I made these deep-fried curry puffs over the weekend when we had friends over for lunch (I figured just serving chicken rice might not be enough). As usual, I posted photos of these on facebook and a friend commented that it was his favourite. Actually, he thought that these were "gujia", which I later found out through Dr Google that it was a type of sweet Indian (Rajasthani, to be specific) deep-fried pastry filled with nuts, dried fruit or coconut. Mmm...this sounds like something right up my alley (and something for me to experiment with next!).
With that said, my all-time favourite has to be these Malaysian-style curry puffs, deep-fried to perfection to attain those light, crisp and flaky layers of pastry, enclosing a spicy and aromatic filling of curried chicken and potatoes. Nobody can resist a good curry puff and whether baked or fried, they are always a hit. These would be great for serving up at parties or picnics. Otherwise, simply have them for morning or afternoon tea, or really, just any time of the day.
(makes about 15)
Curry puff filling:
1 1/2 cups cubed (1/4 inch) potatoes
2 tbsp vegetable oil
2 inch cinnamon stick
1/2 star anise
1 large onion, finely chopped with a blender
2 cloves garlic, chopped
2 tbsp Malaysian curry powder, mixed with 3 tbsp water to form a paste
2-3 tsp chilli powder/chilli flakes (add this to the curry powder)
10 oz (300g) chicken, roughly chopped/minced
1 sprig curry leaves
1/2 tbsp fish sauce
1 tsp soy sauce
1/2 tbsp sugar (or to taste)
1 tbsp ketchup
1/4 cup water
Salt, to taste
2 2/3 cup (400g) plain flour
1/2 tsp salt
3/4 cup (180g) butter, cut into tiny cubes
1/2 cup cold water (approx)
You will need to prepare the curry puff filling a day ahead.
Curry puff filling:
Place cubed potatoes in a microwave safe bowl with 3 tbsp hot water, and cover loosely with a lid. Microwave on high for 2-3 minutes until cooked, stirring once in between. When cooked, drain off the excess liquid and set aside.
Heat the vegetable oil in a wok. Add cinnamon stick, cloves, star anise, onions and garlic. Fry for 2-3 minutes until onions are translucent, then add curry powder and chilli paste mixrture. Fry for 2-3 minutes until the oil separates. Add chicken and fry until cooked. Add curry leaves, the cooked potatoes, fish sauce, soy sauce, sugar and ketchup. Toss to mix evenly. Add 1/4 cup water and mix again. Bring to a boil and let it simmer until potatoes are soft and has absorbed all the flavours. Add salt to taste. Fry until the curry is thick and dry. Dish out and let it cool before refrigerating.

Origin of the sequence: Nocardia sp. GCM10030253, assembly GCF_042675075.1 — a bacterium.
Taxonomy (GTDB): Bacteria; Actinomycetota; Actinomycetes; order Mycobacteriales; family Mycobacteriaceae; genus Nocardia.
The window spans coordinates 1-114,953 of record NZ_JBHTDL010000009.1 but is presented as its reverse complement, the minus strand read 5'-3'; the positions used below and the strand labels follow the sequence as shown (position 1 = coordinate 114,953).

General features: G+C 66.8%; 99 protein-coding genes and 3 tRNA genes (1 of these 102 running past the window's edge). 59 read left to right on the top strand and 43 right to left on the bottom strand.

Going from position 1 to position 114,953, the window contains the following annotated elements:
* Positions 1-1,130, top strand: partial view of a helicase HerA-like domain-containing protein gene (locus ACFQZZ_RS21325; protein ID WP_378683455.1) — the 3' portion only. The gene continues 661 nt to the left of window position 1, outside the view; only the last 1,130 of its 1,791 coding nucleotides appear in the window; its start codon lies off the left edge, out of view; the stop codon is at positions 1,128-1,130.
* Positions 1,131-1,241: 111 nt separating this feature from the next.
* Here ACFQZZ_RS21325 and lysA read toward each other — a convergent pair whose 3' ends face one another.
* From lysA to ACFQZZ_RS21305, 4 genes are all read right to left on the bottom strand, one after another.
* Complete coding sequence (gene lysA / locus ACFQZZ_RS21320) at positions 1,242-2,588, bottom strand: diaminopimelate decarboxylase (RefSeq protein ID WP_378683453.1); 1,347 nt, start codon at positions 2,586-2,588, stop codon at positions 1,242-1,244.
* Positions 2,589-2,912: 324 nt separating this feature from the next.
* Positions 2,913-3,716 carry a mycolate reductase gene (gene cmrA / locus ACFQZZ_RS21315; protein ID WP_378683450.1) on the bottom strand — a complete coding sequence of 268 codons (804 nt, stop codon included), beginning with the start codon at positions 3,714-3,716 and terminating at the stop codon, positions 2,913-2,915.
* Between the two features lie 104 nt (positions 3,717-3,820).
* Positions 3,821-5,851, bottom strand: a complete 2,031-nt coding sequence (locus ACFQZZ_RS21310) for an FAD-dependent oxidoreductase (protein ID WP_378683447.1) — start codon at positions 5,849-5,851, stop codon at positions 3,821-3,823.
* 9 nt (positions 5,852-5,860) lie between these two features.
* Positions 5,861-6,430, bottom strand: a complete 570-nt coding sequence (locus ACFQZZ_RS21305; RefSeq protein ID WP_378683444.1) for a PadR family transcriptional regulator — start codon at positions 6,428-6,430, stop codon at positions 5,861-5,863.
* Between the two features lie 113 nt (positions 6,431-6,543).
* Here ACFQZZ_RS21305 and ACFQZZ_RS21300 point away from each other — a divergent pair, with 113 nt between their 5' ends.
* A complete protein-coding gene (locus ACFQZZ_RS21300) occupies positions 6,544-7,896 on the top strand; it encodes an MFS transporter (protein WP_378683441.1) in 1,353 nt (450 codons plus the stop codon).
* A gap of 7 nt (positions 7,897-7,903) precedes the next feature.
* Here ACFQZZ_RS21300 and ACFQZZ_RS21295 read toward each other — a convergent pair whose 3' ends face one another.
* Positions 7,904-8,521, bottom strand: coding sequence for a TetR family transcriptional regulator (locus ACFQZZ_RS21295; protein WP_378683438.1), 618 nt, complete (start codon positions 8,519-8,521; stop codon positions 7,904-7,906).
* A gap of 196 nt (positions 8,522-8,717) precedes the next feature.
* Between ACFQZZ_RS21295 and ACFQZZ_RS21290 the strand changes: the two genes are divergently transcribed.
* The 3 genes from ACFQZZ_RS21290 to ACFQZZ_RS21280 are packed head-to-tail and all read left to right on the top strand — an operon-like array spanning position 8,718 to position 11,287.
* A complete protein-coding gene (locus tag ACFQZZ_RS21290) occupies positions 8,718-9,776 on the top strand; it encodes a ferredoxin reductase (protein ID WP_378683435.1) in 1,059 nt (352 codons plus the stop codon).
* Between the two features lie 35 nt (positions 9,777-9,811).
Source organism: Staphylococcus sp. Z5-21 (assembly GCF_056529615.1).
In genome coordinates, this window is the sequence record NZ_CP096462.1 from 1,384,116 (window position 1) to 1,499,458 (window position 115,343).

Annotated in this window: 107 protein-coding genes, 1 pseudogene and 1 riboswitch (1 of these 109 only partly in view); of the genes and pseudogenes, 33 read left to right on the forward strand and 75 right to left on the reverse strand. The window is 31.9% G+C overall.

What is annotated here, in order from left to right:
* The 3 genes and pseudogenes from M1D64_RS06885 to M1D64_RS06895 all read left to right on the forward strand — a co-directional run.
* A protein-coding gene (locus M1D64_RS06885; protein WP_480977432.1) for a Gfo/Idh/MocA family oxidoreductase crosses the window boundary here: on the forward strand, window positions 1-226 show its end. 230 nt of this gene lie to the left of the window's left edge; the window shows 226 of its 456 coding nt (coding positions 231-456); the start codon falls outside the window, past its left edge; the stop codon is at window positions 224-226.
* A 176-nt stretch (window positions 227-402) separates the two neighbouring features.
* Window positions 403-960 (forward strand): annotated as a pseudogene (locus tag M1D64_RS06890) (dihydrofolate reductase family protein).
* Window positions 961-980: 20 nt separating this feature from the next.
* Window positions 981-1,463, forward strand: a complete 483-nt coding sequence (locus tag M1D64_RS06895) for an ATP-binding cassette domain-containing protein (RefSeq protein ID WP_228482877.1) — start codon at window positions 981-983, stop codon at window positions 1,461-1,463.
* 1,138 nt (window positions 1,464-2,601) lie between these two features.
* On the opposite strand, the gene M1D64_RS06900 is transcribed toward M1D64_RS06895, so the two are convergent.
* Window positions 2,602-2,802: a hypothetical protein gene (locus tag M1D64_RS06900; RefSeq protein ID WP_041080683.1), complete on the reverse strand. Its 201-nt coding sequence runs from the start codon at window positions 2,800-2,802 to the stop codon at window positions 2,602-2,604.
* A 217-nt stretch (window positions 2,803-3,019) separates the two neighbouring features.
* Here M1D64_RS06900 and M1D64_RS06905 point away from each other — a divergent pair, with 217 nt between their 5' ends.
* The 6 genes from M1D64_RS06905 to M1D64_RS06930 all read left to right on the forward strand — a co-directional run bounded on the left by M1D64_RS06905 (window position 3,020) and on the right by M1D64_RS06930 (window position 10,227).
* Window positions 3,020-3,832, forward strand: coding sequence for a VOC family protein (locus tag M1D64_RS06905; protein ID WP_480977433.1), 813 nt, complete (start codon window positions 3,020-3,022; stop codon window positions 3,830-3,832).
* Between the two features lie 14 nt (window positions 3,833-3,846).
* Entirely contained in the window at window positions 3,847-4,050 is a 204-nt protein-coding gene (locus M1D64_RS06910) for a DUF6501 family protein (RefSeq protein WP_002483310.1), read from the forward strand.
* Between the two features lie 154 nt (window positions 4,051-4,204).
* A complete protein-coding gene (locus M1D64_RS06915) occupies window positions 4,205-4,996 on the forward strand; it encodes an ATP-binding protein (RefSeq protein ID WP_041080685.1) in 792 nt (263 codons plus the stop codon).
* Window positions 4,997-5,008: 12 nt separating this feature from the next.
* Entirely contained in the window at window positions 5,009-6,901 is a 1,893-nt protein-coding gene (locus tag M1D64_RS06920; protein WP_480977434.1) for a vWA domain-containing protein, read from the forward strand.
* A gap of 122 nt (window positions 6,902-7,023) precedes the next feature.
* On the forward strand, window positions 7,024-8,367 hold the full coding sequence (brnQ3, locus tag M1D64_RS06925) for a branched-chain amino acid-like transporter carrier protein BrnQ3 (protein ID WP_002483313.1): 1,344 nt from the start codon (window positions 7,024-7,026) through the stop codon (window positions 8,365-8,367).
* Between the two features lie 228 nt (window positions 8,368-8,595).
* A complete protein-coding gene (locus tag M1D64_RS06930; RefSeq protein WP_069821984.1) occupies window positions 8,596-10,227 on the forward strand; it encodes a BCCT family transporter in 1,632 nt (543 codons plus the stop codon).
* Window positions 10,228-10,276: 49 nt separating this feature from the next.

Making the pastry and puffs:
Place flour and salt in a large bowl and mix well. Add cubed butter and rub into the flour until it resembles breadcrumbs. Alternatively, use a pastry cutter or food processor to do this. Drizzle water into the mixture and stir around with the round tipped knife until the dough starts to come together. Bring the dough together with your hands, adding a little more water if it's too dry and crumbly. Do not overknead the dough as it may cause the pastry to be "tough/chewy" when fried. Place the ball of dough on a floured surface and roll out into a disc. Use a round cutter and cut out small discs (makes about 15 pieces). Roll out each disc into a flat oval shape (about 1/8 inch thick). Place 2 tbsp of curry filling in the centre, fold in half and pinch the edges to enclose. Use thumb and forefinger to pinch the edges to form fluted edges.
Heat sufficient oil in a wok/pan for deep-frying. Fry the curry puffs in batches on medium-high heat for 5-7 minutes until golden brown. Move the curry puffs around in the oil so that they brown evenly all over. Remove and drain and kitchen paper. Caution: Filling is hot! Enjoy!
Note: Alternatively, you can bake these in the oven instead of deep-frying. Preheat oven to 200C (400F). Place curry puffs on a lined baking tray and brush the tops with egg wash (beaten egg + 1 tbsp water). Bake for 20 minutes or until lightly golden and crisp.